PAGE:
He further observes:

Before the welfare state, charity embodied both a sense of gratitude on the behalf of the recipient and magnanimity on the behalves of donors. There was a sense of civility by the recipients. They did not feel that they were owed, were entitled to or had a right to the largesse of the donor. Recipients probably felt that if they weren’t civil and didn’t express their gratitude, more assistance wouldn’t be forthcoming. In other words, they were reluctant to bite the hand that helped them. With churches and other private agencies helping, people were much likelier to help themselves and less likely to engage in self-destructive behavior. Part of the message of charitable groups was: “We’ll help you if you help yourself.”

The article concludes:

There is virtually no material poverty in the U.S. Eighty percent of households the Census Bureau labels as poor have air conditioning; nearly three-quarters have a car or truck, and 31 percent have two or more. Two-thirds have cable or satellite TV. Half have at least one computer. Forty-two percent own their homes. What we have in our nation is not material poverty but dependency and poverty of the spirit, with people making unwise choices and leading pathological lives, aided and abetted by the welfare state. Part of this pathological lifestyle is reflected in family structure. According to the 1938 Encyclopaedia of the Social Sciences, that year 11 percent of black children and 3 percent of white children were born to unwed mothers. Today it’s respectively 75 percent and 30 percent.

 There are very little guts in the political arena to address the downside of the welfare state. To do so risks a politician’s being labeled as racist, sexist, uncaring and insensitive. That means today’s dependency is likely to become permanent.

Restoring the work requirement to welfare is a partial answer to the problem. However, the real answer is to restore the family, the moral values we have lost, and the value of parenting.

In March 2013, The Brookings Institute posted an article titled, “Three Simple Rules Poor Teens Should Follow to Join the Middle Class.”

These are the rules:

Let politicians, schoolteachers and administrators, community leaders, ministers and parents drill into children the message that in a free society, they enter adulthood with three major responsibilities: at least finish high school, get a full-time job and wait until age 21 to get married and have children.

Encouraging children to follow these rules is the way we could actually end the welfare state.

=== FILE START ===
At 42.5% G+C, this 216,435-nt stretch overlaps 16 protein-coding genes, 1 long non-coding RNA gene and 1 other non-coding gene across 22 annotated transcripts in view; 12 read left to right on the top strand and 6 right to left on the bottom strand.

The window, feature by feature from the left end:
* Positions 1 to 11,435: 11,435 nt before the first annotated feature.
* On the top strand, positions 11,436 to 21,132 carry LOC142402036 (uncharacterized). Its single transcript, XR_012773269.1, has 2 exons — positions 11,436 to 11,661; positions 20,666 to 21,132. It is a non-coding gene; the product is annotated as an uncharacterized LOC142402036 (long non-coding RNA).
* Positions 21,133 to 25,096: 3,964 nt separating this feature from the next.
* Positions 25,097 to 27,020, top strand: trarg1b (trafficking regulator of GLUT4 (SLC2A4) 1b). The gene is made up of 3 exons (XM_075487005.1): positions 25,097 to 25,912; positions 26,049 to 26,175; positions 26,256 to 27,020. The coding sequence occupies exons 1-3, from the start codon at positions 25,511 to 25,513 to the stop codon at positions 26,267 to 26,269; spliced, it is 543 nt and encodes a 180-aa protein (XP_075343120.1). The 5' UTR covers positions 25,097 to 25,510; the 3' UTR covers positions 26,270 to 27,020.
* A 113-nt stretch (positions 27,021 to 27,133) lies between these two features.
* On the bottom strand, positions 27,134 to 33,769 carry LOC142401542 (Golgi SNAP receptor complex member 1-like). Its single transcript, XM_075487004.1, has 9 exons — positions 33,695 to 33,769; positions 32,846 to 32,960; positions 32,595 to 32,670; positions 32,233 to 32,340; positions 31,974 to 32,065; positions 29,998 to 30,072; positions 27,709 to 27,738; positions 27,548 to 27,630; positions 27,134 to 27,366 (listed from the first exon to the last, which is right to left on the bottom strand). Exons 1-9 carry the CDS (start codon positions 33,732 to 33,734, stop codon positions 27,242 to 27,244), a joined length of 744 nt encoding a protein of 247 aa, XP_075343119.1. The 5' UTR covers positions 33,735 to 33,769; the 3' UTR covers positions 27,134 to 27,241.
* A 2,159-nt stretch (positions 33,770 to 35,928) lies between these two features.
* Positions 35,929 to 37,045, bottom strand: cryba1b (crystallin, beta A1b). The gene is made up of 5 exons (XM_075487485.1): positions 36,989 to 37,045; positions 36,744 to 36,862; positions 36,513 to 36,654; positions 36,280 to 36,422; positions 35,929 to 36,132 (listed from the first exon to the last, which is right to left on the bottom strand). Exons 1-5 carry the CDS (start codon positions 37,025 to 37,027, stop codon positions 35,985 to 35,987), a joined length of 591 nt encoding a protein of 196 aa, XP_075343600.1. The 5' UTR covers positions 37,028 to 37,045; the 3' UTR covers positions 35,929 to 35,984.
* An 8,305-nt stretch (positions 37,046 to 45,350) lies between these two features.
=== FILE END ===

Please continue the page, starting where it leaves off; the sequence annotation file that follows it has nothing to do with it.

Why We Need Tax Reform

Yesterday, Walter E. Williams, a professor of economics at George Mason University, posted an article in The Daily Signal. The article explains who pays taxes in the United States.

The article reports:

According to the latest IRS data, the payment of income taxes is as follows.

The top 1 percent of income earners, those having an adjusted annual gross income of $480,930 or higher, pay about 39 percent of federal income taxes. That means about 892,000 Americans are stuck with paying 39 percent of all federal taxes.

The top 10 percent of income earners, those having an adjusted gross income over $138,031, pay about 70.6 percent of federal income taxes.

About 1.7 million Americans, less than 1 percent of our population, pay 70.6 percent of federal income taxes.

The article points out that there are some serious questions about the fairness of this arrangement:

But the fairness question goes further. The bottom 50 percent of income earners, those having an adjusted gross income of $39,275 or less, pay 2.83 percent of federal income taxes.

Thirty-seven million tax filers have no tax obligation at all. The Tax Policy Center estimates that 45.5 percent of households will not pay federal income tax this year.

There’s a severe political problem of so many Americans not having any skin in the game. These Americans become natural constituencies for big-spending politicians. After all, if you don’t pay federal taxes, what do you care about big spending?

So why should the bottom 50 percent of income earners and those who pay no income tax be interested in electing people who will cut taxes and stop runaway spending? If less than 1 percent of the population is carrying the tax burden, they really don’t have any serious political leverage–they are a very small voting bloc.

There is also another aspect to this: